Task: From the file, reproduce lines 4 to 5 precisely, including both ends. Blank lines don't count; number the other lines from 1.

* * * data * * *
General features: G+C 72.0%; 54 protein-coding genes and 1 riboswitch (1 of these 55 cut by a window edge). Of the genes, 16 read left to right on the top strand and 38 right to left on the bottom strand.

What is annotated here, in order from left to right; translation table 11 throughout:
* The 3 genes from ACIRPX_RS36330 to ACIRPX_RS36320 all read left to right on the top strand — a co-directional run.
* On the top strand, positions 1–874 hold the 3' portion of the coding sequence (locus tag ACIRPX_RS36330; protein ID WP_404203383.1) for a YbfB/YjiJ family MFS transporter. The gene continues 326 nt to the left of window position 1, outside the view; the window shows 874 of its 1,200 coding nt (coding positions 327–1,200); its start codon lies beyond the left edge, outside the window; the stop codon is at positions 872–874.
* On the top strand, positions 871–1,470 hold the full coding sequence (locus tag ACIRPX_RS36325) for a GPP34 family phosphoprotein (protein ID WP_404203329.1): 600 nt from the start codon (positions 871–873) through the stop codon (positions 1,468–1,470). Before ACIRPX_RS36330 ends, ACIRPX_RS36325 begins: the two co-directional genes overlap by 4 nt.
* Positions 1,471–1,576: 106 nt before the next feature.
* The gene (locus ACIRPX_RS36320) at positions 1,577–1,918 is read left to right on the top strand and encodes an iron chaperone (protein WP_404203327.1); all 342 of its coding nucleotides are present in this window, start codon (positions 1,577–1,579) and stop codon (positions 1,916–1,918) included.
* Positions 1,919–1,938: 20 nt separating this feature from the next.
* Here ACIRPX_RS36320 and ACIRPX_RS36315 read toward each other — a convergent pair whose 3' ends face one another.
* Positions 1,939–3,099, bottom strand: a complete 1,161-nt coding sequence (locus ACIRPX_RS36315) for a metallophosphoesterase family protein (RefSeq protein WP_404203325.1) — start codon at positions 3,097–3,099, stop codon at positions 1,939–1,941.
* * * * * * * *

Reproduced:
* On the top strand, positions 1–874 hold the 3' portion of the coding sequence (locus tag ACIRPX_RS36330; protein ID WP_404203383.1) for a YbfB/YjiJ family MFS transporter. The gene continues 326 nt to the left of window position 1, outside the view; the window shows 874 of its 1,200 coding nt (coding positions 327–1,200); its start codon lies beyond the left edge, outside the window; the stop codon is at positions 872–874.
* On the top strand, positions 871–1,470 hold the full coding sequence (locus tag ACIRPX_RS36325) for a GPP34 family phosphoprotein (protein ID WP_404203329.1): 600 nt from the start codon (positions 871–873) through the stop codon (positions 1,468–1,470). Before ACIRPX_RS36330 ends, ACIRPX_RS36325 begins: the two co-directional genes overlap by 4 nt.